At the start of most audaxes, riders will be issued with a Brevet Card, which is named after the French word for certificate. On the card will be details of various control points along the route, which you will have to prove you have visited. This is usually done by means of getting the card stamped at an official checkpoint or getting a receipt from a shop or cafe in the area, which shows the location and time.
Audax UK provides a list of audax events in the UK.
As with sportives and audaxes, reliability rides are organised events where riders have to complete a set route.
They are usually organised by cycling clubs in the early part of the year and were traditionally a way of testing out your bike or legs after the winter!
Riders give an estimate of how long this they think it will take them to complete the route and will start in a group with other riders who have estimated a similar time. They are unsupported and riders have to navigate by the use of a map or GPS.
With many cyclists looking for ever more demanding challenges, self-supported, ultra-distance bikepacking events are rapidly growing in popularity.
For the more competitive riders there are ultra races such as the popular Transcontinental Race in Europe or the Trans Am race in the USA. The clock doesn’t stop ticking from the start of the race until the final destination- usually between 500-7000Km later!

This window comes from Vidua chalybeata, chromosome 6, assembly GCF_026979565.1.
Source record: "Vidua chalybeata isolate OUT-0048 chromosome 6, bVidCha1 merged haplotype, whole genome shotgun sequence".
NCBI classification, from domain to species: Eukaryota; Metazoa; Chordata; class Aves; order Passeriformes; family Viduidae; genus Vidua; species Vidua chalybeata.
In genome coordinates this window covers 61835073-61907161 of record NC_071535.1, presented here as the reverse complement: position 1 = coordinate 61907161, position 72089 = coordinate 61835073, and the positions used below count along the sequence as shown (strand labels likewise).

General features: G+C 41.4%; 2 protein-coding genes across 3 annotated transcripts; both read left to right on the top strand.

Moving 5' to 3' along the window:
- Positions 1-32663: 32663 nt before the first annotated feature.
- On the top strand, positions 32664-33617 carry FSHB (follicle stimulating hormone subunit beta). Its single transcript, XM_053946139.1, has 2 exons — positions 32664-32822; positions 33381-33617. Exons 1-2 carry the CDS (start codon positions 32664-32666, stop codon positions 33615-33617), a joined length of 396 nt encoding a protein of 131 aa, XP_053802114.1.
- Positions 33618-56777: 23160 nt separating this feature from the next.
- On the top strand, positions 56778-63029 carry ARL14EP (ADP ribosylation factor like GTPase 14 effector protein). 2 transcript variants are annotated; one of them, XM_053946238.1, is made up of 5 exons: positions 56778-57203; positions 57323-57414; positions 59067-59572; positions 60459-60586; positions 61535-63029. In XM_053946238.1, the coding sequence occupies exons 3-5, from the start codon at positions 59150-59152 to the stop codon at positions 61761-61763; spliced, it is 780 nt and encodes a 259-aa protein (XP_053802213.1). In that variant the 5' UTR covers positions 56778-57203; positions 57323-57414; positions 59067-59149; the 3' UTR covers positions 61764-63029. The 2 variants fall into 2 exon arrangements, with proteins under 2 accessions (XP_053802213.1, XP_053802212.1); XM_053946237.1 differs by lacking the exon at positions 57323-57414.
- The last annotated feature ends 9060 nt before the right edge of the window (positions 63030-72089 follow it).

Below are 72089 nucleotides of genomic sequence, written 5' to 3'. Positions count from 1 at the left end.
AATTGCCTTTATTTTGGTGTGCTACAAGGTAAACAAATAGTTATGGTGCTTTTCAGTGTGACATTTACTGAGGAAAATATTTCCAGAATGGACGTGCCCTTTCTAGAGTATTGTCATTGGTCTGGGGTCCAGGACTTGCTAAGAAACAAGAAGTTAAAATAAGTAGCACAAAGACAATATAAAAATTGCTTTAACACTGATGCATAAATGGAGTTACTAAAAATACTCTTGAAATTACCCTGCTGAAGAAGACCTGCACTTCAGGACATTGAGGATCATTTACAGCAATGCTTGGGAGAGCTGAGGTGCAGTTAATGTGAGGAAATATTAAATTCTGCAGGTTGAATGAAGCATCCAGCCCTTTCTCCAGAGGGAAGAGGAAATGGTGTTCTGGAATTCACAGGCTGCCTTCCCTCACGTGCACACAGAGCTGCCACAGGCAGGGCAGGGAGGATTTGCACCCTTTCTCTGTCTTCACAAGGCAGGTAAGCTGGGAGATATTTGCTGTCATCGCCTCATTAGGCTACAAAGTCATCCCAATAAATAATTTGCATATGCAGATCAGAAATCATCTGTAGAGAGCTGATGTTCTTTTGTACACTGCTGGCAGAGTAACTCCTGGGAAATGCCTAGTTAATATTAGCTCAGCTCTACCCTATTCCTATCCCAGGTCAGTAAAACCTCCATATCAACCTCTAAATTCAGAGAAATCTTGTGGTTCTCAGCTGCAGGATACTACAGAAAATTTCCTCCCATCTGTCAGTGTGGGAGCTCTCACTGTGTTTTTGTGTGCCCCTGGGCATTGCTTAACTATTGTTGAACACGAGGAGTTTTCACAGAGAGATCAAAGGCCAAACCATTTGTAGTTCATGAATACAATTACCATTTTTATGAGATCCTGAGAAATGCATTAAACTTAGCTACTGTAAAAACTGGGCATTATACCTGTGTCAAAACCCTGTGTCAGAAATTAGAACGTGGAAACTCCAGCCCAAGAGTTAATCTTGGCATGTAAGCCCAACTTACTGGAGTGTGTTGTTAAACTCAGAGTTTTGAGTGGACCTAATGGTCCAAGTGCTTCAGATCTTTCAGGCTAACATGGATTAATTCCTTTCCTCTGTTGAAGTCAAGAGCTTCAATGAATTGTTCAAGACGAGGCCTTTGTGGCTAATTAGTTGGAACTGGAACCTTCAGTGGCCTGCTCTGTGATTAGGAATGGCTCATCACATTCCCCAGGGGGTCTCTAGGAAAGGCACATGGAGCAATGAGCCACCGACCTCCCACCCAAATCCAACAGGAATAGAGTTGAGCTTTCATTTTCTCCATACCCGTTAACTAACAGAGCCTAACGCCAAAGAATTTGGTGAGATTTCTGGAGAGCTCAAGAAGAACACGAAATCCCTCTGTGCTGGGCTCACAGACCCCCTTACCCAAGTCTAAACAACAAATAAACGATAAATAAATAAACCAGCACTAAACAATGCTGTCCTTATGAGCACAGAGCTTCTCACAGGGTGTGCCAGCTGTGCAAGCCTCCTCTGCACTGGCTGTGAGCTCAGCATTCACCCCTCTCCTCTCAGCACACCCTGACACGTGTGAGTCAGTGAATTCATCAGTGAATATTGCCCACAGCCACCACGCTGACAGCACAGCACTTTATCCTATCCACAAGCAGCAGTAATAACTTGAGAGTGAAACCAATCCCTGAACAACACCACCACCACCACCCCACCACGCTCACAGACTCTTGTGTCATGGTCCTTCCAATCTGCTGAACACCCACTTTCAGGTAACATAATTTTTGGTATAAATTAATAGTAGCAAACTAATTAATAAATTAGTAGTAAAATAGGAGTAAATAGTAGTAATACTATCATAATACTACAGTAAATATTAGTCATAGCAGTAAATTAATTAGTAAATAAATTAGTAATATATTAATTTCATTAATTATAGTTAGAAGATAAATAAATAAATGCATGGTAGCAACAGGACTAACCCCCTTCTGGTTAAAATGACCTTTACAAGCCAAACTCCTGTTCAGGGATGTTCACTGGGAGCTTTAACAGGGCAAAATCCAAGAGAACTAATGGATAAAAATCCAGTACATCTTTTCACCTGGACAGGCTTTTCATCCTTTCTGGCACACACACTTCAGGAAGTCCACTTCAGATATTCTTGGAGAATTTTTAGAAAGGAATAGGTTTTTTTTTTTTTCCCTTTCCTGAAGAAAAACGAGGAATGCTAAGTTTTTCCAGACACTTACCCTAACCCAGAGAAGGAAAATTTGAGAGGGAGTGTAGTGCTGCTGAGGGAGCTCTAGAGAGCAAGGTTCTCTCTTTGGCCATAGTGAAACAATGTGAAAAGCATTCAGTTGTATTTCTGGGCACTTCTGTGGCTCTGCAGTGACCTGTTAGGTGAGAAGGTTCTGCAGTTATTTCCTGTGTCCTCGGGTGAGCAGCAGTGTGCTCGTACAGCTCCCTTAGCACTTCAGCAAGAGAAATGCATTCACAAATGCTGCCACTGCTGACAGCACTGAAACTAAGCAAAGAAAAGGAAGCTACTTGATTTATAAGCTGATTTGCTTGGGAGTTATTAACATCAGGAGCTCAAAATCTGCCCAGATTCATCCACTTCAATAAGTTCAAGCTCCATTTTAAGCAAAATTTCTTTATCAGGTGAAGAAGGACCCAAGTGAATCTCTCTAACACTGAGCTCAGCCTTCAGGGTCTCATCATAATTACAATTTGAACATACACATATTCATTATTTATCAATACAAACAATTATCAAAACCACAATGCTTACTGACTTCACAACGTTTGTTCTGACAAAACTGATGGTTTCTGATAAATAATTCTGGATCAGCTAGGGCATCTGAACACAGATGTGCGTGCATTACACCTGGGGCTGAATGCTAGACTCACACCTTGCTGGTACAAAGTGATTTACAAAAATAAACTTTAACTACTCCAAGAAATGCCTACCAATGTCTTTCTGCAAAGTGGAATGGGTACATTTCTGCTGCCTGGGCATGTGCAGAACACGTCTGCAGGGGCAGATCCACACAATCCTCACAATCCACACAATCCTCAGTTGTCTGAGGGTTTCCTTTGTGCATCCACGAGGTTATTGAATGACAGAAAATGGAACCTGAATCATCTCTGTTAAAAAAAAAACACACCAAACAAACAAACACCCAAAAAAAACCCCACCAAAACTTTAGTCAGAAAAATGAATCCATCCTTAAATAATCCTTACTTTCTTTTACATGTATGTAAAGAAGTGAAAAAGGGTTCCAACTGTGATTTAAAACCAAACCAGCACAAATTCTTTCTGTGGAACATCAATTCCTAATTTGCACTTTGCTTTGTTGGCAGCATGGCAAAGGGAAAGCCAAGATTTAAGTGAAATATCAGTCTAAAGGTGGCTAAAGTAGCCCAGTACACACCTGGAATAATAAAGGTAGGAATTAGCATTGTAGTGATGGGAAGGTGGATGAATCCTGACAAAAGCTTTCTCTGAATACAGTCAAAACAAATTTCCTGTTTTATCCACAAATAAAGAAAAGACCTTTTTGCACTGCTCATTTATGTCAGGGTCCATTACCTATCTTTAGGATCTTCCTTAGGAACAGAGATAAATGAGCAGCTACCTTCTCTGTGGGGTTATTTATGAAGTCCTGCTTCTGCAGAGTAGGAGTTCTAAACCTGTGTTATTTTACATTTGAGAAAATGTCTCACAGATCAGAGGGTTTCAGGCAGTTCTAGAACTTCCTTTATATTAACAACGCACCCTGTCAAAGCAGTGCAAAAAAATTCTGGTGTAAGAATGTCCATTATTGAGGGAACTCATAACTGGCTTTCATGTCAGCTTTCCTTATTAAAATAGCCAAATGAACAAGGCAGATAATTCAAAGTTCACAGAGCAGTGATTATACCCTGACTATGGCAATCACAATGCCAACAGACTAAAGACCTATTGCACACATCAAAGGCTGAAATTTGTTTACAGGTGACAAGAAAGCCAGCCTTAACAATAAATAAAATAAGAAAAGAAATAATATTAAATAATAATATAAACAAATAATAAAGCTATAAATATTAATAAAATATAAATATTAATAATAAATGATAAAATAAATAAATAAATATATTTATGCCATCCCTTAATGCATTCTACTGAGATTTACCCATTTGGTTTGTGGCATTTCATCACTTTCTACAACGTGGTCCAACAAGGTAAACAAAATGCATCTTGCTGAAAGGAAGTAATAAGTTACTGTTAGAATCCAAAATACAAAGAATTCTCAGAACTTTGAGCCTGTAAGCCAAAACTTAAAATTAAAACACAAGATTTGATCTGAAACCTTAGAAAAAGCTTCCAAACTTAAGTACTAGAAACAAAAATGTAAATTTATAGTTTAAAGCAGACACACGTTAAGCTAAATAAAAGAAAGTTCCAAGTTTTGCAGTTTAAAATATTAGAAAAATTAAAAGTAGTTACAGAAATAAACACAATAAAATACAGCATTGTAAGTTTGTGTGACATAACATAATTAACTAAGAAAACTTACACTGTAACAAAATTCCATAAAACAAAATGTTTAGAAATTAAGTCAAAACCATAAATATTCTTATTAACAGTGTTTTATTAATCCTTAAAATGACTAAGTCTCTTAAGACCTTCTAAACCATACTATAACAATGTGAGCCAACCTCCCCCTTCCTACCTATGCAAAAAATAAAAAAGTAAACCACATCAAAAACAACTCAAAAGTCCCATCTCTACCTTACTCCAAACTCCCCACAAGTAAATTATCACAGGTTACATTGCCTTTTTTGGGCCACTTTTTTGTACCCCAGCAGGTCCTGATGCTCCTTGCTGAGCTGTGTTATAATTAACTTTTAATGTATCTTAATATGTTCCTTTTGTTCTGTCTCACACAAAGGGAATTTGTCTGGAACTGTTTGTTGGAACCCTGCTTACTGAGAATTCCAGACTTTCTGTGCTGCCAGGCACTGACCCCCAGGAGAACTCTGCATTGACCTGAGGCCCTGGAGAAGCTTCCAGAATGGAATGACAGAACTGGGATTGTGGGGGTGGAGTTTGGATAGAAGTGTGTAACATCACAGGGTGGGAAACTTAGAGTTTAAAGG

There is a start and finish point, with a number of checkpoints but riders can choose their own route between the checkpoints. The aim is to be the first person at the finish but as with a lot of these endurance cycling events, the main aim of most riders is simply to complete the route. An average time for the Transcontinental is about two weeks.
Most of these races use tracking devices that can track participants and gives friends and family back home to the chance to “follow the dots”!
There are two types of ultra bikepacking events: self-supported or supported.
Self-supported events prohibit any outside help e.g. a support vehicle and riders have to carry all their equipment on their bike. Participants are allowed to use services along the route such as shops, cafes and bike shops but usually deal with mechanical issues themselves. Most riders sleep outside along the route and take a bivvy bag to sleep in or find a bus shelter or other suitable cover. It is permitted to stay in hotels but not in accommodation belonging to friends or family, as that is seen as receiving outside support.
Supported events such as the Race Across America (RAAM) allow outside support, which usually includes a support vehicle, mechanics and sometimes even massage therapists!
Ultra bikepacking is considered the toughest form of organised multi-day cycling event, with usually about a third of competitors dropping out along the route, which is known as ‘scratching’ from the race. Both physical and mental strength are needed to complete one of these endurance cycling events, so they are usually the domain of more experienced cyclists.
If you are considering doing a road cycling event overseas then make sure that you have the appropriate cycling travel insurance that fully covers you. Sportscover Direct offer range of insurance options including Road Cycling Insurance and Cycle Touring Travel Insurance.
About the author:
Helen Russell is the current overall British Quadrathlon Champion and British Quadrathlon Trophy Series winner and the World Quadrathlon Champion and World Cup Series winner in her age group. She is also a former age group World and European Duathlon champion and European Triathlon champion. In 2015 Helen was part of the One Day Ahead team, which raised £1m for Cure Leukaemia by riding the entire route of the Tour de France one day ahead of the pros. You can follow her on Twitter via @helengoth.